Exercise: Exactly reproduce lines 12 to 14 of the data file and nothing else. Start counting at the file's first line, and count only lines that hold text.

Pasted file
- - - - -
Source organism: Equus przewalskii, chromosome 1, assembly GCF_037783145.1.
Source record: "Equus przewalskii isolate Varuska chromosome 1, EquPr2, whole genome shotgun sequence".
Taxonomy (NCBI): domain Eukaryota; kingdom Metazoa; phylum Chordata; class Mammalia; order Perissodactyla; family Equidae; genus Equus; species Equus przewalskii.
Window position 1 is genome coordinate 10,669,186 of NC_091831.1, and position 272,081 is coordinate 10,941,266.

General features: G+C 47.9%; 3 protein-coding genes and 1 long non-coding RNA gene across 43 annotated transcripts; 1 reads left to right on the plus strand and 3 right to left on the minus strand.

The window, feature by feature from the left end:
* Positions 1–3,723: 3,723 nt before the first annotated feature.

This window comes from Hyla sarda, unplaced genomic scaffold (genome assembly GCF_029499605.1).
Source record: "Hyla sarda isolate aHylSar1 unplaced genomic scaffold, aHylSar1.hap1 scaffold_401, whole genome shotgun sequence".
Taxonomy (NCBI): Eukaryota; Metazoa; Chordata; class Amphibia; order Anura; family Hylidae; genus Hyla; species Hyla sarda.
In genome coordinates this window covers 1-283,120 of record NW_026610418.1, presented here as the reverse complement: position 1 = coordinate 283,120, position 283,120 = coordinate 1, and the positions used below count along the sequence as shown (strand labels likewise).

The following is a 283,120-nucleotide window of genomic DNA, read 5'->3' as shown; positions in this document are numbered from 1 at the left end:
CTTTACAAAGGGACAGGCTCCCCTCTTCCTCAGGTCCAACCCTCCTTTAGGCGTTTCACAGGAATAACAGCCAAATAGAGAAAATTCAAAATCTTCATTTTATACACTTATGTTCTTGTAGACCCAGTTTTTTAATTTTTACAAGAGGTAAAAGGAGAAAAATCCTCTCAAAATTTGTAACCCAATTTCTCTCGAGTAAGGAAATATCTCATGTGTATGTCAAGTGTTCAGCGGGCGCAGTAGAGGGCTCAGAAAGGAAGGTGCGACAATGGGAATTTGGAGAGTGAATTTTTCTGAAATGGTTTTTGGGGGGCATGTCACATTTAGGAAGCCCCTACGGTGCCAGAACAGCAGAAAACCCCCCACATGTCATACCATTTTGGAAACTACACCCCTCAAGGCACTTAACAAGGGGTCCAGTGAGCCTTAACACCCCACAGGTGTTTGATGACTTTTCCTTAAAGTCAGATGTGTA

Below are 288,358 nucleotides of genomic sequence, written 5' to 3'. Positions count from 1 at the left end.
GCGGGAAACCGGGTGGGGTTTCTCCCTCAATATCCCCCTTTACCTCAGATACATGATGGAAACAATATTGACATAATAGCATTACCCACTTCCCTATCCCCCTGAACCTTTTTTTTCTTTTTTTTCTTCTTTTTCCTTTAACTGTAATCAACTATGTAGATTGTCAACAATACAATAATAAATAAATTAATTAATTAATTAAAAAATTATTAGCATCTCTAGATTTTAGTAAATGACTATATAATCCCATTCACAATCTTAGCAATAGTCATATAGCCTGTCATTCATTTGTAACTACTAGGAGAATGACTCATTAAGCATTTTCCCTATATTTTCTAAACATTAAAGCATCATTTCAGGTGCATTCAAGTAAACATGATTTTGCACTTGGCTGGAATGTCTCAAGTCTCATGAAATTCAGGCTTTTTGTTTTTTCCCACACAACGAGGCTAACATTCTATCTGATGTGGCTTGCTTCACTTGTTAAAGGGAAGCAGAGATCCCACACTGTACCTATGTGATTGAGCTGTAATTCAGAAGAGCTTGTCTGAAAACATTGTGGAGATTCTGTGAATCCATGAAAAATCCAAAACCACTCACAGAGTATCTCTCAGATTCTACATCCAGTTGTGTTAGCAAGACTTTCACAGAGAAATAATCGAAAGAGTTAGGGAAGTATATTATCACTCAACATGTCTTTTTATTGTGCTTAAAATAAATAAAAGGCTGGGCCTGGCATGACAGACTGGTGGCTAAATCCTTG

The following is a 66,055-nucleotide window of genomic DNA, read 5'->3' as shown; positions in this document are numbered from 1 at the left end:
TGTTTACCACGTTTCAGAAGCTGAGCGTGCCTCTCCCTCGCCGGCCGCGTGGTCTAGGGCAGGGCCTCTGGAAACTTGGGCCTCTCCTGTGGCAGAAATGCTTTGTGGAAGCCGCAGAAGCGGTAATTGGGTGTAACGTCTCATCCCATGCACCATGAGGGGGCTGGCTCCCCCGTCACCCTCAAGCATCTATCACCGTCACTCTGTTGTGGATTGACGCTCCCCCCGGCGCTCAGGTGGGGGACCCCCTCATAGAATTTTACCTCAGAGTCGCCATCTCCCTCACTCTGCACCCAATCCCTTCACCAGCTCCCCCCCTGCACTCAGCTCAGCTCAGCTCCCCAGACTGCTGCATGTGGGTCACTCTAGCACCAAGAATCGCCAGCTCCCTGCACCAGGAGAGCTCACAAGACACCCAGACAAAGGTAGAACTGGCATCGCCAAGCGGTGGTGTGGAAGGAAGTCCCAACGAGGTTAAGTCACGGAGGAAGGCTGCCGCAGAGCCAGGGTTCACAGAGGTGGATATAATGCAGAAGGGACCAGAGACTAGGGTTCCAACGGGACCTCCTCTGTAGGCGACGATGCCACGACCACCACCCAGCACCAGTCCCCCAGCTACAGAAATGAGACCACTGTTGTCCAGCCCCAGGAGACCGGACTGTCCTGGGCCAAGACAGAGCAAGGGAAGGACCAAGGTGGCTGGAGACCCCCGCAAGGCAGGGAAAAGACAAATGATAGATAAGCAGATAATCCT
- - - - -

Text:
The following is a 283,120-nucleotide window of genomic DNA, read 5'->3' as shown; positions in this document are numbered from 1 at the left end:
CTTTACAAAGGGACAGGCTCCCCTCTTCCTCAGGTCCAACCCTCCTTTAGGCGTTTCACAGGAATAACAGCCAAATAGAGAAAATTCAAAATCTTCATTTTATACACTTATGTTCTTGTAGACCCAGTTTTTTAATTTTTACAAGAGGTAAAAGGAGAAAAATCCTCTCAAAATTTGTAACCCAATTTCTCTCGAGTAAGGAAATATCTCATGTGTATGTCAAGTGTTCAGCGGGCGCAGTAGAGGGCTCAGAAAGGAAGGTGCGACAATGGGAATTTGGAGAGTGAATTTTTCTGAAATGGTTTTTGGGGGGCATGTCACATTTAGGAAGCCCCTACGGTGCCAGAACAGCAGAAAACCCCCCACATGTCATACCATTTTGGAAACTACACCCCTCAAGGCACTTAACAAGGGGTCCAGTGAGCCTTAACACCCCACAGGTGTTTGATGACTTTTCCTTAAAGTCAGATGTGTA

Below are 288,358 nucleotides of genomic sequence, written 5' to 3'. Positions count from 1 at the left end.